Response of Bolivian Altiplano Lakes to Seasonal and Annual Climate Variations

Ramiro Pillco

Research output: ThesisDoctoral Thesis (compilation)


The Bolivian Altiplano is situated between two mountain ranges, the western and eastern central Andes in South America. It has two major lakes, Lake Titicaca to the north, and Lake Poopó to the south, which both are important for the nature as well as for the living conditions on the Altiplano. The two lakes are the remnants of large paleolakes. They are joined by the Desaguadero River. Lake Poopó is a terminal lake. It is very shallow, and has a huge surface area. It has extreme level fluctuations and is highly polluted. These conditions have caused ecological imbalances, endangering the biodiversity of the lake and putting the food security of the inhabitants at risk.

In the absence of easily accessible topography for the lake, a simple methodology was designed to determine the bathymetry based on combination of satellite images and lake leveling. The lake hypsographic curve was refined using water balance including also the shallowest parts.

The long-term oscillations in Lake Poopó’s water levels follow those of Lake Titicaca. Desaguadero is the main contributor of Lake Poopó, fed mainly by water from Lake Titicaca and the Mauri River, with precipitation and runoff from regional rivers making up the rest. Variation of the lake level over the last 80 years has been extreme. During some periods, the lake has been almost dry, and only in one period has it overflowed. The loss of water from the lake is through evaporation. The annual precipitation is low, with a northeast to southwest gradient. There are five homogeneous precipitation zones, each linked to different precipitation mechanisms and area-specific conditions.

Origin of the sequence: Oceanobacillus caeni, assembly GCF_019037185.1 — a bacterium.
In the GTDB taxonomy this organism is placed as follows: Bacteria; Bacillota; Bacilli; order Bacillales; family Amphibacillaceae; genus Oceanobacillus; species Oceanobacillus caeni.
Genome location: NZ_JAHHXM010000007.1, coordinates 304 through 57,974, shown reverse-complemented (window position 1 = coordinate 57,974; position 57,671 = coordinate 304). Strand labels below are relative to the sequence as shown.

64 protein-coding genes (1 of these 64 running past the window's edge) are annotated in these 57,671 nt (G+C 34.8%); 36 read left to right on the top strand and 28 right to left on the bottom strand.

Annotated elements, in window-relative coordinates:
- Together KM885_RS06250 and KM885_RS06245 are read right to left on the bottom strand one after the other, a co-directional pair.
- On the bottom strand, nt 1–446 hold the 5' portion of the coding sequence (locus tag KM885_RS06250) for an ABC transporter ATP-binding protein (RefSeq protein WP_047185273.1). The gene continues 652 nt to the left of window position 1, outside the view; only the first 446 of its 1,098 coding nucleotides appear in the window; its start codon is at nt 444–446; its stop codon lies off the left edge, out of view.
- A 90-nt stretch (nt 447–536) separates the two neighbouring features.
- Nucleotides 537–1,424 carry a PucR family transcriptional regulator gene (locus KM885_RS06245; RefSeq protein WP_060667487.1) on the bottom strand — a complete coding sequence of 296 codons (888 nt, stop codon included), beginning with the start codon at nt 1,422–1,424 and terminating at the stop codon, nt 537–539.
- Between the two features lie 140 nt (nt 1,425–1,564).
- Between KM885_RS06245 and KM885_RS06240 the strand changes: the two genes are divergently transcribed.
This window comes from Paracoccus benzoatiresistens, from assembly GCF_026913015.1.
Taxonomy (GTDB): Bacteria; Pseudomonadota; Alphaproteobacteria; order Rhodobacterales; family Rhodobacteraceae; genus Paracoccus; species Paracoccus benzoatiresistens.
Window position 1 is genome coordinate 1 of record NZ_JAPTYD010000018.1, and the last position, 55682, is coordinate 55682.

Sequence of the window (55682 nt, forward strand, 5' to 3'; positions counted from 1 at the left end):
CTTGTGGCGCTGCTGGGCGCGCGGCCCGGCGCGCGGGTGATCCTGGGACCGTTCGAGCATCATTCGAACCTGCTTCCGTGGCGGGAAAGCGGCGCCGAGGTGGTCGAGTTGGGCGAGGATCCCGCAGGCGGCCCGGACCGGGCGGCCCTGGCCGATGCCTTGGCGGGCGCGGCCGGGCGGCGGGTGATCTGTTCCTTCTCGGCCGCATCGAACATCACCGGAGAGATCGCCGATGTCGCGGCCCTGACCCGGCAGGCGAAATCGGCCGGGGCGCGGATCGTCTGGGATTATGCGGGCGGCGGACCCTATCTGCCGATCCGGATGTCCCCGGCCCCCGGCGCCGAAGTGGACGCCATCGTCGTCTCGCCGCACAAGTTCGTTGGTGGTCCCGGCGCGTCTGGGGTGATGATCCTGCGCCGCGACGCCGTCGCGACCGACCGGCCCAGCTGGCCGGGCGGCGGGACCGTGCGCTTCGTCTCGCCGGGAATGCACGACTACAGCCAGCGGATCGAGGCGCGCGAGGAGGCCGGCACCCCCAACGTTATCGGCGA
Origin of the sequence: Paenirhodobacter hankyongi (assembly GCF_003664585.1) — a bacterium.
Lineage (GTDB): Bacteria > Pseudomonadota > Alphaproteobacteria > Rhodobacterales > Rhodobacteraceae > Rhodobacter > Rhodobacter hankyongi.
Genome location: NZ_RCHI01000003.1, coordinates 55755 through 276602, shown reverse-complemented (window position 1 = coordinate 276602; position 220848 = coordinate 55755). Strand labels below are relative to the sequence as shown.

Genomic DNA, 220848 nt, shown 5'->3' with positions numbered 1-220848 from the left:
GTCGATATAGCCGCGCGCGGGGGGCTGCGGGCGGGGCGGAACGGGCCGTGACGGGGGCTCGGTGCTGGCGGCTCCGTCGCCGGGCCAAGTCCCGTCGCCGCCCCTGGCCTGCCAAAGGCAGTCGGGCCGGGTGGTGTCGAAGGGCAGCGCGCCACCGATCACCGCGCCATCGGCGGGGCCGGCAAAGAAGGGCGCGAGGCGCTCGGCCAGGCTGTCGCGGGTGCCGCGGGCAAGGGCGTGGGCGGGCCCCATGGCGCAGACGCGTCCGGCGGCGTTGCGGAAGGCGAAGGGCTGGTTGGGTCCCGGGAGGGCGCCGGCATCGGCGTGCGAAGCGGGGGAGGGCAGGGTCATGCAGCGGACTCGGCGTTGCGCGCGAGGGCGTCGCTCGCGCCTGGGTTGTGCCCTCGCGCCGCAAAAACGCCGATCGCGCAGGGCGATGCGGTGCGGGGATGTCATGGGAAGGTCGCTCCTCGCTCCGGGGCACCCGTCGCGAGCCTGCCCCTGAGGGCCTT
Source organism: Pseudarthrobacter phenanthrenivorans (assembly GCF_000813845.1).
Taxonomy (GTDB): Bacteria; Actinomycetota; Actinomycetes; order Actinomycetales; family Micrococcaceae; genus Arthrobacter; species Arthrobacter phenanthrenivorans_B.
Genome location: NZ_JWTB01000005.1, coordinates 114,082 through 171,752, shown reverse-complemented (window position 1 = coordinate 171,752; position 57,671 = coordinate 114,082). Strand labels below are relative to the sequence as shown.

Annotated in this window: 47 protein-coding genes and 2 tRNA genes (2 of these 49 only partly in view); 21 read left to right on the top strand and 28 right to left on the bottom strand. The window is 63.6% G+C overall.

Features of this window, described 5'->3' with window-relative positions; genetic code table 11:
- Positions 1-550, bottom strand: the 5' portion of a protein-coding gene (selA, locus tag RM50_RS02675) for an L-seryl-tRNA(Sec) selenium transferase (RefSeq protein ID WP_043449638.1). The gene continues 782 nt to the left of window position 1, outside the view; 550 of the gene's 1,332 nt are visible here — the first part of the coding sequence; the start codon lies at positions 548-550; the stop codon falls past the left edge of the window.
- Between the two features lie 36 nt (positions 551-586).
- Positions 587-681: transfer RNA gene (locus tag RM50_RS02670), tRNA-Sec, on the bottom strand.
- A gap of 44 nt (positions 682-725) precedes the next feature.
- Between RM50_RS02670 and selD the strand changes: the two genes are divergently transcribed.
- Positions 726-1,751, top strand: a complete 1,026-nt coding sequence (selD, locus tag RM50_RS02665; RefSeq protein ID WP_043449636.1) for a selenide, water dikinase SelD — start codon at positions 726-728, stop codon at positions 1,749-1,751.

The effect of climate change on the Altiplano lakes was studied; a precipitation-runoff model was applied and a lake routing model. Inputs to the models were climate adjusted precipitation and temperature. The first scenario included a temperature rise of 1.6oC and a precipitation increase of 20%, while the second only assumed increased temperature. The first case would give more humidity, with higher levels in Lake Titicaca and more marked influence on Lake Poopó, with its water levels staying close to the spill level. The second case, with no increase in precipitation, would result in Titicaca becoming a terminal lake and Poopó becoming highly intermittent, with long dry periods. Past climate patterns were studied using records on the paleo-historic levels of Titicaca, which in turn rendered information about the historic conditions of Lake Poopó.

The current Bi-national Directive Plan for protecting and preserving the Titicaca-Desaguadero-Poopó-Salt Fields does not have a fully integrated focus, as it does not include the Mauri River, which runs through Bolivia, Peru and Chile. There is also a lack of legislation on water usage, fishing, and protection of aquatic ecosystems from pollution. Integrated sustainable management is necessary to ensure the survival of Lake Poopó and that of its inhabitants.
Original languageEnglish
Awarding Institution
  • Division of Water Resources Engineering
  • Bengtsson, Lars, Supervisor
Award date2007 Dec 13
Publication statusPublished - 2007

Bibliographical note

Defence details

Date: 2007-12-13
Time: 10:15
Place: Room V:B, V-building, John Ericssons väg 3, Faculty of Engineering, Lund University

External reviewer(s)

Name: Cederwall, Klas
Title: Professor
Affiliation: Royal Institute of Technology, Stockholm


Subject classification (UKÄ)

  • Water Engineering


  • ENSO
  • terminal lake
  • bathymetry
  • lake level
  • water balance
  • lake routing
  • paleolakes
  • climate change
  • precipitation pattern
  • intermittent rivers.
  • Desaguadero River
  • Lake Titicaca
  • Lake Poopó


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